Colombian scientists receive training at Yale through the conduct of mentored research, auditing of postgraduate courses and short courses on research skills, such as biosafety, responsible conduct of research, and scientific writing. Workshops will be offered each year at CIDEIM with the participation of Yale Faculty (on site and teleconferencing) to build and multiply research skills and introduce national investigators to concepts and principles of molecular analysis (bioinformatics and data mining, functional genomics, expression analysis). Predoctoral trainees will be selected among postgraduate students from Colombian universities who conduct thesis research in CIDEIM. Students will be recent graduates of human or veterinary medicine and basic science who have qualified for scholarship support within the framework of COLCIENCIAS' Young Investigator program. Post-doctoral training and scientific exchange for periods of up to 4 months will be available to research staff of CIDEIM whose research is relevant to the vector or host-Leishmania interaction. During year 5 of the program, formal postgraduate courses on the molecular genetic analyses of host (mammalian/vector)-parasite interactions will be offered to national and regional students by CIDEIM. A further aim of this application is to build institutional capacity in CIDEIM to develop and use virtual e-learning methodologies to develop virtual training programs focused on health research management skills and access to information. Overall, the training conducted will prepare investigators in new areas of research, implement training by teleconferencing, and assure the capacity to offer formal courses for Colombian and regional post-graduate students. All of these will contribute to the sustainability of research capacity.

Vector/Host-Parasite Interface of Leishmaniasis in Colombia (supplement)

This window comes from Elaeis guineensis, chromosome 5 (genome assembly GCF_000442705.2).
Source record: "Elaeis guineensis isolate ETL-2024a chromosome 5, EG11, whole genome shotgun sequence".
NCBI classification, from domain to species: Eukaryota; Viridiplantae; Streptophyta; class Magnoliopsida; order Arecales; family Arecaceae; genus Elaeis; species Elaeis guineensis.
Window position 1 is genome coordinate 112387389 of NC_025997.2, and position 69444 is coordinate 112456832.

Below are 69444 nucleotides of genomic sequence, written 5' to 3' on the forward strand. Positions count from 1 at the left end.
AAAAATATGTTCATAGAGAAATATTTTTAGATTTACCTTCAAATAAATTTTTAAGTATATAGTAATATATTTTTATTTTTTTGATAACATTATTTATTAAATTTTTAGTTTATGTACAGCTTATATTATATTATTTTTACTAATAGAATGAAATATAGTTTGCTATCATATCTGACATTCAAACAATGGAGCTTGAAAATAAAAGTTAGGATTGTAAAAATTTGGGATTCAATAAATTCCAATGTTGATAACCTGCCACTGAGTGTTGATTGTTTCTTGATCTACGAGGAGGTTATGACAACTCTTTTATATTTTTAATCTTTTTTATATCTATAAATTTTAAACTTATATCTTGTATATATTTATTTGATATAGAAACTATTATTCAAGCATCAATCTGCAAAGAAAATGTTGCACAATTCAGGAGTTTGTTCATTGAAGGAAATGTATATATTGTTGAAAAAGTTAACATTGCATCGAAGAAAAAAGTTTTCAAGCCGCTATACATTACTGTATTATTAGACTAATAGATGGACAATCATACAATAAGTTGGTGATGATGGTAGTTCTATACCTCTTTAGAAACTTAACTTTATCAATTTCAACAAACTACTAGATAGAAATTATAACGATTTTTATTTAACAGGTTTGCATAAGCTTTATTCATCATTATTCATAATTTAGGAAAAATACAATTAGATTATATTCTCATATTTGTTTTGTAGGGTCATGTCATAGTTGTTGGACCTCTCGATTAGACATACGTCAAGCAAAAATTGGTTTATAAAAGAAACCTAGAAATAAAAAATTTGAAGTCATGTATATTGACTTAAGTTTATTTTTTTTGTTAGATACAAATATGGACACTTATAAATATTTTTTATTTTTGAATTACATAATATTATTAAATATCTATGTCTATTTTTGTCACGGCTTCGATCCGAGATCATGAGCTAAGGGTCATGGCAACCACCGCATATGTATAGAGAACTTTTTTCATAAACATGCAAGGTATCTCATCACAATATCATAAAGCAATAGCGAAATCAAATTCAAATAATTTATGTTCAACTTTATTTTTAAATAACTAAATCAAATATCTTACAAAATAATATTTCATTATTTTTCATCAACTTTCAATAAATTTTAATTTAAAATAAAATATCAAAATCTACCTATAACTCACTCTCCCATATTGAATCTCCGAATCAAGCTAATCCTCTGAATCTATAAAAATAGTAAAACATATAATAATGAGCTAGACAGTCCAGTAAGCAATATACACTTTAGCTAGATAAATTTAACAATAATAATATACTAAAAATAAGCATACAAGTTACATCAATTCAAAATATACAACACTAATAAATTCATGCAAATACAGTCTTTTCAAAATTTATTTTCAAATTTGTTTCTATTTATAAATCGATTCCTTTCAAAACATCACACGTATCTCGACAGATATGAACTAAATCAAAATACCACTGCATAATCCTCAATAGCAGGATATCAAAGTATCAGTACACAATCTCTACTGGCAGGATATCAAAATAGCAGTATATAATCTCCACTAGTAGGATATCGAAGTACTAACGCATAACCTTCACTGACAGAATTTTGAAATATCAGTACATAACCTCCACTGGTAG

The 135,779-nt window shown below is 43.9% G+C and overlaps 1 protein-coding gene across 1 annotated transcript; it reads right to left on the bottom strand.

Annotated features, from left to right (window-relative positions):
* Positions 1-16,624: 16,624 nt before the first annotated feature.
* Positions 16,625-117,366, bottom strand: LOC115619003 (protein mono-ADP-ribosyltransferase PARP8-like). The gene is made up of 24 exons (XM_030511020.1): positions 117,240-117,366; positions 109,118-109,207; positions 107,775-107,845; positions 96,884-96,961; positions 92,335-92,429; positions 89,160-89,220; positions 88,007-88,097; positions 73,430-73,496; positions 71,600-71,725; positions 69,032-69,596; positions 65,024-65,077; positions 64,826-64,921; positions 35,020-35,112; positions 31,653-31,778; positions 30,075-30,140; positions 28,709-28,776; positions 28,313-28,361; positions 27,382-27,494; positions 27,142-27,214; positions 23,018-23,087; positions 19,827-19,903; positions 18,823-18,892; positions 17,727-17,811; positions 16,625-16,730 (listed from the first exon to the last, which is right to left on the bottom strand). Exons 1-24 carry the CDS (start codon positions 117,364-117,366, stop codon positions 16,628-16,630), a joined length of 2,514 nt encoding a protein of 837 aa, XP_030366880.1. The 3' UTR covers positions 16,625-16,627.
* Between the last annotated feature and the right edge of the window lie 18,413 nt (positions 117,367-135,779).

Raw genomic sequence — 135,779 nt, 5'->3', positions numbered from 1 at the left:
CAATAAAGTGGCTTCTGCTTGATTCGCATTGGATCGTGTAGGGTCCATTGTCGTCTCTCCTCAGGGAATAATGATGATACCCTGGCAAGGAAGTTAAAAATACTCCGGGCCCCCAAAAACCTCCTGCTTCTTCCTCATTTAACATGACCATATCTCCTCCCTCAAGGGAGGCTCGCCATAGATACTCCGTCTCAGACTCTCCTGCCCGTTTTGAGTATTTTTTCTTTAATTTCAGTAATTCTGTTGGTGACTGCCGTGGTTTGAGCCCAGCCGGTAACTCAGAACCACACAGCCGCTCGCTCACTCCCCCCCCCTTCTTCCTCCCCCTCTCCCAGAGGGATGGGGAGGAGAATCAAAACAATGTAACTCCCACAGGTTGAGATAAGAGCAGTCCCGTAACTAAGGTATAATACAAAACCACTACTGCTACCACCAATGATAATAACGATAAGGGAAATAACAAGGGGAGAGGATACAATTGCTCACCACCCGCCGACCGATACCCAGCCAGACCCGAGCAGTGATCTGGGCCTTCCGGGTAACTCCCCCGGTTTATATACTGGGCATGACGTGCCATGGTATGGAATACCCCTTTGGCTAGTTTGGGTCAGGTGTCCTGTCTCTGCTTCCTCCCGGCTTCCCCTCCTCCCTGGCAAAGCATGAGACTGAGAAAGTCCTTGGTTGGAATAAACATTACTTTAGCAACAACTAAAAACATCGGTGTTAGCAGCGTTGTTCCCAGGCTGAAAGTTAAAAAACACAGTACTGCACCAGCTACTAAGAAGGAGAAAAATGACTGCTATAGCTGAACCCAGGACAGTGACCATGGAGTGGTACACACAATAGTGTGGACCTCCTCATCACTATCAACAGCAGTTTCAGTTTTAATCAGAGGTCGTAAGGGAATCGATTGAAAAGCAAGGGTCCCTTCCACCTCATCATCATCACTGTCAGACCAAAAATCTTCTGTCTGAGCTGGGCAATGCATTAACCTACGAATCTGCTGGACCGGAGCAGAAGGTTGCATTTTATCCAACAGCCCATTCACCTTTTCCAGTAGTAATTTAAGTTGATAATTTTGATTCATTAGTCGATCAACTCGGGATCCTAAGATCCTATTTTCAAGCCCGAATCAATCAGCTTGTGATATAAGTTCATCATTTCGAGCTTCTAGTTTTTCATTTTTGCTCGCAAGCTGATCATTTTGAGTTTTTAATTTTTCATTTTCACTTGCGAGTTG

The overall objective of our Fogarty Training Program is to increase research capacity to identify and evaluate strategies to interrupt the transmission and pathogenesis of leishmaniasis and other vector-borne diseases endemic in Colombia (Dengue and Malaria). With the aim of building long-term sustainable capacity to address national and regional research needs, the parent grant has enabled Yale and CIDEIM to develop and deliver a series of live learning post-graduate courses on topics relevant to vector-borne prevention, treatment and control that are not sufficiently covered in traditional graduate and post-graduate academic curricula. At the same time, there is a critical need for strengthening core research skills which can be applied to the development, planning, implementation, evaluation and subsequent writing of research on any infectious disease or public health issue. The general aim of this application is to build institutional capacity in CIDEIM to develop and use virtual e-learning methodologies to develop virtual training programs focused on health research management skills and access to information. More specifically, this application is to: (1) develop an appropriate, user-friendly, interactive online version of the "Effective Project Planning and Evaluation for Health Research" (EPPE) training program; (2) develop an online training program in Access to Scientific Literature; (3) transfer an existing Biostatistics course taught at CIDEIM to a fully online format; (4) offer these new virtual courses through the CIDEIM website and explore other avenues to make these courses widely available to health students, researchers and practitioners.